To bring in the new year with some sass, Vicki Leon and her writing partner, Joyce Wyels, present a colorful lineup of wildly creative women of northern New Mexico in this month's "Uppity Women Wednesdays" installment. From world-famous Georgia O'Keeffe to the talented new generation of Native American female artists, all of them were influenced by the physical and cultural ambiance of Taos pueblo and environs. Wyels, a long-time contributor to Americas magazine and other periodicals, shared honors with Leon for the California state award for best travel writing in 2012.
What is there about northern New Mexico that has drawn artists and writers, including a surprising number of sassy, creative, powerful women, for over a century?
"The color! The color!" exclaimed Georgia O'Keeffe as she burst on the Southwestern scene in 1929, buoyant from her recent New York successes nurtured by her husband, famed photographer Alfred Stieglitz.
Among the many remarkable women who have found their way to New Mexico, the most celebrated may be O'Keeffe, the formidable painter whose best known works reflect the desert landscapes she observed. As she put it, "When I got to New Mexico I recognized that it was my country. I'd never seen anything like it before, but it fit me exactly. There's something in the air; the sky is different, the wind is different."
O'Keeffe would later pursue her passions at Ghost Ranch near the diminutive village of Abiquiu, which became her favorite artist's retreat. Like many of her contemporaries, first she gravitated to the congenial town of Taos and the welcoming adobe owned by Mabel Dodge Luhan.
A decade earlier, Luhan had decamped from New York to New Mexico; before that, a freewheeling lifestyle had her alternating between New York and Europe as she embraced, then shed, a succession of husbands and lovers.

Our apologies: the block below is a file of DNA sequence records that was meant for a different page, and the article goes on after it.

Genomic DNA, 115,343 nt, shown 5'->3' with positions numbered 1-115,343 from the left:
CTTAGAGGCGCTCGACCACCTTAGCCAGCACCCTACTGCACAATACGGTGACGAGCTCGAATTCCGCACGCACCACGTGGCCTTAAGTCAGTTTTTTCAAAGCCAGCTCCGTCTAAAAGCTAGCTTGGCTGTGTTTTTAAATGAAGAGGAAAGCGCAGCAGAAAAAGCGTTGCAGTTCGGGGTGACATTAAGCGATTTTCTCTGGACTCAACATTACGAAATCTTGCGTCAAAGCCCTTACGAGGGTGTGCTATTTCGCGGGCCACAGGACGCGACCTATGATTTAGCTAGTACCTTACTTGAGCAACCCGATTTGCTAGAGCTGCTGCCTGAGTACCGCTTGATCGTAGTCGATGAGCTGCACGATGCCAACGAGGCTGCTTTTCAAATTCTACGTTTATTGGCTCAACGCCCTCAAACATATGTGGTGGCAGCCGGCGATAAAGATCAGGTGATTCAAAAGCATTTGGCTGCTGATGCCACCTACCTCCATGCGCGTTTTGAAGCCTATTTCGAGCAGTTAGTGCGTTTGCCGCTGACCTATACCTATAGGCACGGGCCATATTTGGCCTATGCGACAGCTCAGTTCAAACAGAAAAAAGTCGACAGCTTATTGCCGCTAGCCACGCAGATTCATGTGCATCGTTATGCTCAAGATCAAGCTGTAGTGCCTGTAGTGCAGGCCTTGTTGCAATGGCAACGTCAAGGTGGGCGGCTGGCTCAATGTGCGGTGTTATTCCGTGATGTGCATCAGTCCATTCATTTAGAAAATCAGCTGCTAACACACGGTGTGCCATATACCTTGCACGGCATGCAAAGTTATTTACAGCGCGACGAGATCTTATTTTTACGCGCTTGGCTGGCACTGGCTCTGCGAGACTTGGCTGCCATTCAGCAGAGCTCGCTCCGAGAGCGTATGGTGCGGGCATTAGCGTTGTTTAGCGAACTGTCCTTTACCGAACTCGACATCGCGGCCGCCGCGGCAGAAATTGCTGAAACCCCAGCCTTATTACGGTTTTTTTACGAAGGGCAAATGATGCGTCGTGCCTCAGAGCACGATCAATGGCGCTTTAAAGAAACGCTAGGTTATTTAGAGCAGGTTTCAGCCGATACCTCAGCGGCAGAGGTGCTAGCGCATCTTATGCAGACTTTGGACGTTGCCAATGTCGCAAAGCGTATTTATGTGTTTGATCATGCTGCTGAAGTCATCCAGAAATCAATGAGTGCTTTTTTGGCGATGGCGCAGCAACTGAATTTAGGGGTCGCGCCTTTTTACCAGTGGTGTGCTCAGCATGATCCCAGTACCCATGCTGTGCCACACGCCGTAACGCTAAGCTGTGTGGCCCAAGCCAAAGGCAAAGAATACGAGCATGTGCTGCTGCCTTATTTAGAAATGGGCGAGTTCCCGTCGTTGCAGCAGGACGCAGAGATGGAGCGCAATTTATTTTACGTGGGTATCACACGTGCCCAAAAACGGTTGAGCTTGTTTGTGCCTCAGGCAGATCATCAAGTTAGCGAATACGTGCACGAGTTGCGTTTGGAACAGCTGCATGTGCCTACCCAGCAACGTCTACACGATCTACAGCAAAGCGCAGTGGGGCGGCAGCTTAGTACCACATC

While living in Florence, Italy, Mabel Dodge had renovated the elegant fifteenth-century Villa Curonia, first occupied by the Medici family. There she established an avant-garde salon, where the bisexual Mabel enjoyed a brief dalliance with Gertrude Stein. Her invitation to Stein had read, "Please come down here soon--the house is full of pianists, painters, pederasts, prostitutes, and peasants. Great material."
Later, as she presided over her
legendary Greenwich Village salon in New York, Mabel wrote her first published
article, which compared Stein's use of language with Picasso's use of paint. Nevertheless,
it was her journey to New Mexico that heralded a new beginning: "My life broke
in two right then, and I entered into the second half, a new world that
replaced all the ways that I had known with others, more strange and terrible
and sweet than any I had ever been able to imagine."
Mabel found herself drawn to Taos, an artists' colony and venerable village that grew up just a mile from Taos Pueblo, the 1000-year-old multi-level pueblo believed to be one of the oldest continuously inhabited communities in the U.S.